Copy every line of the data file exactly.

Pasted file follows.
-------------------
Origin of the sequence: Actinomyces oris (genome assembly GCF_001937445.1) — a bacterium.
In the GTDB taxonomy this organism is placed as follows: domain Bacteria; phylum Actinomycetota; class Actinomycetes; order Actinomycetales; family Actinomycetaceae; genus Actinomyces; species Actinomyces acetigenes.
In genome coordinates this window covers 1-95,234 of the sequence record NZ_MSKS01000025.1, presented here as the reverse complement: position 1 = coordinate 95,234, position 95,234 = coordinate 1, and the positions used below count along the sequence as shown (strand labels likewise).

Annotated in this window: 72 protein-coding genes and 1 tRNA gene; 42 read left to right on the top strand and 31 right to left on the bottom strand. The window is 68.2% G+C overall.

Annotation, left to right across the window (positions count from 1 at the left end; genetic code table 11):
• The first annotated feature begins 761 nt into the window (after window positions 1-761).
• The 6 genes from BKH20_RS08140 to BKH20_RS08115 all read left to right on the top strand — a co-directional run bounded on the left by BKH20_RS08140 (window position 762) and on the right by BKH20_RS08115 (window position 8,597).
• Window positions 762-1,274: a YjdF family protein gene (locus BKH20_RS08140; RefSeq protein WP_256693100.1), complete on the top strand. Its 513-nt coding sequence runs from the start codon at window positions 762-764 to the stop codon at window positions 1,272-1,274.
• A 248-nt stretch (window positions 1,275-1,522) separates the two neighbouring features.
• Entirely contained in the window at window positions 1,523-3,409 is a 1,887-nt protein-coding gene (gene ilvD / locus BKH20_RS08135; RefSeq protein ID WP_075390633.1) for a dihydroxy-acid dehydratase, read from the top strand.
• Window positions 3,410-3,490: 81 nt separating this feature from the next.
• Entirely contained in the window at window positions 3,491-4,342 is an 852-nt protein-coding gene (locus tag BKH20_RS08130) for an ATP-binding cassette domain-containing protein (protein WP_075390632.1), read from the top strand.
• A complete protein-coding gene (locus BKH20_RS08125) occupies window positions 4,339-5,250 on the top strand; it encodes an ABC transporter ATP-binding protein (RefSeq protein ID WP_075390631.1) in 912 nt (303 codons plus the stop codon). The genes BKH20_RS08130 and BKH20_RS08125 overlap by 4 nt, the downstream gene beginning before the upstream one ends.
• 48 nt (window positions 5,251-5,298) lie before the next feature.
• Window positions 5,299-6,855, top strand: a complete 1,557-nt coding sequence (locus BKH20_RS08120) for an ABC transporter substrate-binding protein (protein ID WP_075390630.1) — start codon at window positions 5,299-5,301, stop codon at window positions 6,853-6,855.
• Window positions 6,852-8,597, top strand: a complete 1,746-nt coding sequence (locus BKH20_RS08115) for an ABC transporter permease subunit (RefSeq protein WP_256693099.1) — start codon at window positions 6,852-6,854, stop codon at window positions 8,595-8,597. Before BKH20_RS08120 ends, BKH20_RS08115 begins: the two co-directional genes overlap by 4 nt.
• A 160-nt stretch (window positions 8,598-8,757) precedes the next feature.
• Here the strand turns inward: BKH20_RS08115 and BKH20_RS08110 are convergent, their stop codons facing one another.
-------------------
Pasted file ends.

Origin of the sequence: Actinomyces oris (genome assembly GCF_001937445.1) — a bacterium.
In the GTDB taxonomy this organism is placed as follows: domain Bacteria; phylum Actinomycetota; class Actinomycetes; order Actinomycetales; family Actinomycetaceae; genus Actinomyces; species Actinomyces acetigenes.
In genome coordinates this window covers 1-95,234 of the sequence record NZ_MSKS01000025.1, presented here as the reverse complement: position 1 = coordinate 95,234, position 95,234 = coordinate 1, and the positions used below count along the sequence as shown (strand labels likewise).

Annotated in this window: 72 protein-coding genes and 1 tRNA gene; 42 read left to right on the top strand and 31 right to left on the bottom strand. The window is 68.2% G+C overall.

Annotation, left to right across the window (positions count from 1 at the left end; genetic code table 11):
• The first annotated feature begins 761 nt into the window (after window positions 1-761).
• The 6 genes from BKH20_RS08140 to BKH20_RS08115 all read left to right on the top strand — a co-directional run bounded on the left by BKH20_RS08140 (window position 762) and on the right by BKH20_RS08115 (window position 8,597).
• Window positions 762-1,274: a YjdF family protein gene (locus BKH20_RS08140; RefSeq protein WP_256693100.1), complete on the top strand. Its 513-nt coding sequence runs from the start codon at window positions 762-764 to the stop codon at window positions 1,272-1,274.
• A 248-nt stretch (window positions 1,275-1,522) separates the two neighbouring features.
• Entirely contained in the window at window positions 1,523-3,409 is a 1,887-nt protein-coding gene (gene ilvD / locus BKH20_RS08135; RefSeq protein ID WP_075390633.1) for a dihydroxy-acid dehydratase, read from the top strand.
• Window positions 3,410-3,490: 81 nt separating this feature from the next.
• Entirely contained in the window at window positions 3,491-4,342 is an 852-nt protein-coding gene (locus tag BKH20_RS08130) for an ATP-binding cassette domain-containing protein (protein WP_075390632.1), read from the top strand.
• A complete protein-coding gene (locus BKH20_RS08125) occupies window positions 4,339-5,250 on the top strand; it encodes an ABC transporter ATP-binding protein (RefSeq protein ID WP_075390631.1) in 912 nt (303 codons plus the stop codon). The genes BKH20_RS08130 and BKH20_RS08125 overlap by 4 nt, the downstream gene beginning before the upstream one ends.
• 48 nt (window positions 5,251-5,298) lie before the next feature.
• Window positions 5,299-6,855, top strand: a complete 1,557-nt coding sequence (locus BKH20_RS08120) for an ABC transporter substrate-binding protein (protein ID WP_075390630.1) — start codon at window positions 5,299-5,301, stop codon at window positions 6,853-6,855.
• Window positions 6,852-8,597, top strand: a complete 1,746-nt coding sequence (locus BKH20_RS08115) for an ABC transporter permease subunit (RefSeq protein WP_256693099.1) — start codon at window positions 6,852-6,854, stop codon at window positions 8,595-8,597. Before BKH20_RS08120 ends, BKH20_RS08115 begins: the two co-directional genes overlap by 4 nt.
• A 160-nt stretch (window positions 8,598-8,757) precedes the next feature.
• Here the strand turns inward: BKH20_RS08115 and BKH20_RS08110 are convergent, their stop codons facing one another.